General and traditional medicine
For general information about the health status of Filipinos, related laws and public pronouncements, visit the Department of Health (DOH) homepage. The health insurance company provides information about health care, while the “Handbook Philippines” (see reading tips) devotes several articles to the topic.
Here is a list of the diseases Filipinos suffer most from. Over the years there has been an oppressive constant: Seven out of ten Filipinos will not see a doctor until they die. Most of them cannot afford it financially. And the others prefer to fall back on their familiar “hilot”, who as traditional healers Faith Healers mostly enjoy great reputation in rural communities, or alternative healing techniques. In this context, it should be pointed out that the deeply religious, but at the same time superstitious Filipinos see no contradiction in viewing inexplicable (disease) phenomena as controlled by external media, even “kulam” (witch power), to defend themselves against them protective ” recommend.
In 1997, the government passed the law establishing the Philippine Institute of Traditional and Alternative Health Care, the Traditional and Alternative Medicine Act of 1997 TAMA. It says, among other things:
“It is hereby declared the policy of the State to improve the quality and delivery of health care services to the Filipino people through the development of traditional and alternative health care and its integration into the national health care delivery system. It shall also be the policy of the State to seek a legally workable basis by which indigenous societies would own their knowledge of traditional medicine. When such knowledge is used by outsiders, the indigenous societies can require the permitted users to acknowledge its source and can demand a share of any financial return that may come from its authorized commercial use. ”
According to softwareleverage, PITAHC also propagates the use of scientifically founded herbal medicine, which numerous NGOs active in the health care sector such as Hain have been practicing for a long time together with the use of acupuncture, acupressure and Chinese massage.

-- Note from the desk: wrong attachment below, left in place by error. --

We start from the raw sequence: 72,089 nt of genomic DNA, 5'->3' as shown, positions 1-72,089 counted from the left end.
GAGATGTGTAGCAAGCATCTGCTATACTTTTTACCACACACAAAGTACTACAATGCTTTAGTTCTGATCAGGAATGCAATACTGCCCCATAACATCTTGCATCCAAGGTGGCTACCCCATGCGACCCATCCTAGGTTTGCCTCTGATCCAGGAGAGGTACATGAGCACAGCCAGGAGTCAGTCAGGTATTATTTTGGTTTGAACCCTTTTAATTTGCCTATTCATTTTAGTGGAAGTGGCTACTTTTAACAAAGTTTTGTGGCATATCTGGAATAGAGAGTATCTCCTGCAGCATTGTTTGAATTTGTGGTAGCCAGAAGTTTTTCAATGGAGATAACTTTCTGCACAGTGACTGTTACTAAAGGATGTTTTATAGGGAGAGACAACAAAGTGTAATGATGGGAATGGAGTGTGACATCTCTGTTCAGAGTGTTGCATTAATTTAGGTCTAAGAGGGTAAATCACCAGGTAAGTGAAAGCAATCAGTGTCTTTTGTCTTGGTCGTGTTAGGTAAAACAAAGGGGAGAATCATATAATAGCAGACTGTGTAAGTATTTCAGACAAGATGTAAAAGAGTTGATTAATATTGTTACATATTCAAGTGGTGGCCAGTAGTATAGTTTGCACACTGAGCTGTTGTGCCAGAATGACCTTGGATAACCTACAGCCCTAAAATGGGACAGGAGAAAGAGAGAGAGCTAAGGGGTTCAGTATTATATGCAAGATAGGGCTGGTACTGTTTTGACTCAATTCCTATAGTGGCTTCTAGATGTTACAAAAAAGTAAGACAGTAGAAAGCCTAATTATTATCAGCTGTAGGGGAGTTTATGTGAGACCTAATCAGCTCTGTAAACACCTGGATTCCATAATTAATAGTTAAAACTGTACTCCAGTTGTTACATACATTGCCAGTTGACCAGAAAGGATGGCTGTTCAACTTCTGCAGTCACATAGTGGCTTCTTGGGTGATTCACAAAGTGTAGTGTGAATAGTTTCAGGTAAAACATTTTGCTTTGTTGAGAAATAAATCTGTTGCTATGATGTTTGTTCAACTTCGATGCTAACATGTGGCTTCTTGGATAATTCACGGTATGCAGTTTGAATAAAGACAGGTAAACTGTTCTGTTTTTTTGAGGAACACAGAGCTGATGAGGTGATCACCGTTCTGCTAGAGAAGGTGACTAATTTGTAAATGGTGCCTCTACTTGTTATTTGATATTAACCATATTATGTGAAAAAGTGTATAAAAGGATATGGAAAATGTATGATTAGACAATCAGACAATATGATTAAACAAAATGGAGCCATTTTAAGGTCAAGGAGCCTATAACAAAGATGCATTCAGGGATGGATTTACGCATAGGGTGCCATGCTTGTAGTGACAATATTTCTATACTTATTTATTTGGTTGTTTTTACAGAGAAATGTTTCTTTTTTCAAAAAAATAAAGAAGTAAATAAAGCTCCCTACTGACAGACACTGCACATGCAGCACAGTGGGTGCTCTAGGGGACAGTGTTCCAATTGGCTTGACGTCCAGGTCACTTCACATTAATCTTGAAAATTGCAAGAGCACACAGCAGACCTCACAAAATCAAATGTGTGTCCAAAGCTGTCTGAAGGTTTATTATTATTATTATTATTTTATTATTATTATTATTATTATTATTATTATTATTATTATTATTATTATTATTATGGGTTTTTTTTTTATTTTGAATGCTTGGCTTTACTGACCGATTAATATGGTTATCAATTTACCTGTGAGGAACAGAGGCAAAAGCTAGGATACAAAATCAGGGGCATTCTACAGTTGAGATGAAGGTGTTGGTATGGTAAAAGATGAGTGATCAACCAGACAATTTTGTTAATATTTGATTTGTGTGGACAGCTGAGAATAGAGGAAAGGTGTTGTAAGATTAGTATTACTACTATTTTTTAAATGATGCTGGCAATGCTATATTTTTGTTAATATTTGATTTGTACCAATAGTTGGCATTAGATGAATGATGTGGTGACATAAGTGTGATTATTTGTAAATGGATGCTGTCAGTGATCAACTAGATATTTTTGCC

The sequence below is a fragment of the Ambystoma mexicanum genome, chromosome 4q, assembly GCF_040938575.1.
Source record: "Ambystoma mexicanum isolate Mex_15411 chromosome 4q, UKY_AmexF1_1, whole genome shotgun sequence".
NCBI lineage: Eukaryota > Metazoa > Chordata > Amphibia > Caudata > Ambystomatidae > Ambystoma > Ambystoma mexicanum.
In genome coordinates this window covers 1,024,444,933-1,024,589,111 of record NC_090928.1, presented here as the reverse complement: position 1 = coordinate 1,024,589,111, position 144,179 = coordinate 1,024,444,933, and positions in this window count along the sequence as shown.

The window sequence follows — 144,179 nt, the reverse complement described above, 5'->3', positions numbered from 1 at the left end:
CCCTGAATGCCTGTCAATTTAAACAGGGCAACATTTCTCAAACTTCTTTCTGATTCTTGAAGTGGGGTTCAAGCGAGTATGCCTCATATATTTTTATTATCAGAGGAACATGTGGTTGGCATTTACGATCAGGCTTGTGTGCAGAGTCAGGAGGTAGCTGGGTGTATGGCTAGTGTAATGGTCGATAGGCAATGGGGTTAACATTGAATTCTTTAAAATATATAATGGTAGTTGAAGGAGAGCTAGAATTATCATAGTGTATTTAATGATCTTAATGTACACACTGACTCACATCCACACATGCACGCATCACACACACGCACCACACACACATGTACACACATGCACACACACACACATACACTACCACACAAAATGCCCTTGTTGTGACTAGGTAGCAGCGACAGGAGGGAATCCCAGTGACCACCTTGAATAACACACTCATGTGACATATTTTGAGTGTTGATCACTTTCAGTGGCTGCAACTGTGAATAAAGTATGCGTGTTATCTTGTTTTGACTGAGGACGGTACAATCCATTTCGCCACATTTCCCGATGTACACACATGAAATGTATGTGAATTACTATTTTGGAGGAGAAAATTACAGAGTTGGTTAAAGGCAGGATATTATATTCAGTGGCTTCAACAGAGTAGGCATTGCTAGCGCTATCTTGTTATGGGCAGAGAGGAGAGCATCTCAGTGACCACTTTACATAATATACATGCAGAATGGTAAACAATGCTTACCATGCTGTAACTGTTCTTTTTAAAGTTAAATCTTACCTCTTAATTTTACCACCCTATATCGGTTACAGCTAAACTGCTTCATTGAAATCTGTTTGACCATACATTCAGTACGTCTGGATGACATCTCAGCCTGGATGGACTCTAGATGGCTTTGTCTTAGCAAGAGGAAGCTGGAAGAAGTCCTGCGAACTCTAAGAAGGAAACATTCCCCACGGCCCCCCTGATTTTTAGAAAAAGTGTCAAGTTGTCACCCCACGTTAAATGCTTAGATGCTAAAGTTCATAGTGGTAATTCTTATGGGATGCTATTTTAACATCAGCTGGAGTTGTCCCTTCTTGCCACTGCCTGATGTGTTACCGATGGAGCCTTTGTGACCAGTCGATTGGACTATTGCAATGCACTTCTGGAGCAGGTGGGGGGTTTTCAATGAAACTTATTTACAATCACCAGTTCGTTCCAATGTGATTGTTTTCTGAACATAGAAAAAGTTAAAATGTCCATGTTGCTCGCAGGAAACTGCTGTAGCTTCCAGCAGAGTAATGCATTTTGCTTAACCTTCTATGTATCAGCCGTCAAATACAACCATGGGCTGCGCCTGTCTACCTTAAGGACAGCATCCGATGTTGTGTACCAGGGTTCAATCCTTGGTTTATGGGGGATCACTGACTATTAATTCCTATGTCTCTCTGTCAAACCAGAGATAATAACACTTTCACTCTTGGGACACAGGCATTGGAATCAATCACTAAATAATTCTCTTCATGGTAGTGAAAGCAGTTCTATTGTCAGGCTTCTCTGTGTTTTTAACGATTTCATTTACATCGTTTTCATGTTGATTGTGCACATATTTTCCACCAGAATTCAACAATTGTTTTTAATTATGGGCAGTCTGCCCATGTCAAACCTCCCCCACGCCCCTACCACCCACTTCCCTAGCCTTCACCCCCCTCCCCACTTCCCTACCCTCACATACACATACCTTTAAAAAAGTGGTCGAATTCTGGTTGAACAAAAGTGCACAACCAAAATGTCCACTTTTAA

Around 90,000 registered doctors work in the Philippine health system, but their number is decreasing because they are looking for work abroad (as nurses if necessary) and want to settle there. There are approximately 2,400 hospitals nationwide, of which approximately 1,700 are publicly owned. While over 60 percent of the population has statutory health insurance through the Philippine Health Insurance Corporation (with basic coverage only), barely half of the population has access to health care.
In the past few years, only one percent of the national budget was earmarked for the public health system – nothing was changed in terms of funding in 2018, and budget items for education and health are even to be reduced. The state hospitals are mostly underfunded and in a condition that leaves a lot to be desired. Wealthy and foreigners alike prefer privately managed and technically well-equipped hospitals. Medication and treatment costs have to be paid by the patient themselves; down payments prior to treatment are common. It is not uncommon for seriously ill patients to literally die in front of the hospital gates because they cannot meet such a requirement.
Insurance system & HIV / AIDS
The Social Security System has existed since 1947 and currently has around 27 million members, but by far does not guarantee adequate protection for the lion’s share of the population.
Contraception (methods) and HIV / AIDS are extremely sensitive issues in a society that is essentially Roman Catholic and whose church hierarchy forbids the use of condoms and other contraceptives due to religious reservations and its very conservative attitude – and whose priests, on the other hand, use harsh words preach from the pulpits. However, there are approaches in the AIDS Surveillance and Education Project in the Philippines to work towards HIV / AIDS prevention – also in the hinterland.
In the past few years, two reports attracted particular attention. On the one hand, it is more and more common that people – including children and adolescents – sell organs (mainly kidneys) to wealthy Filipinos and / or wealthy foreigners and are cheated even in such bleak cases. On the other hand, over 40 health workers and doctors, Health Workers Abducted, have been arrested and detained by state security forces on the flimsy pretext for being believed to be sympathizers of the Communist Party (CPP) and its guerrilla, the New People’s Army.
Already during the Marcos dictatorship, medical personnel were repeatedly targeted by state surveillance and repression when they advocated community-oriented basic medicine for the needs of the weak, poor and marginalized in society. Several doctors had to pay for this commitment with their lives.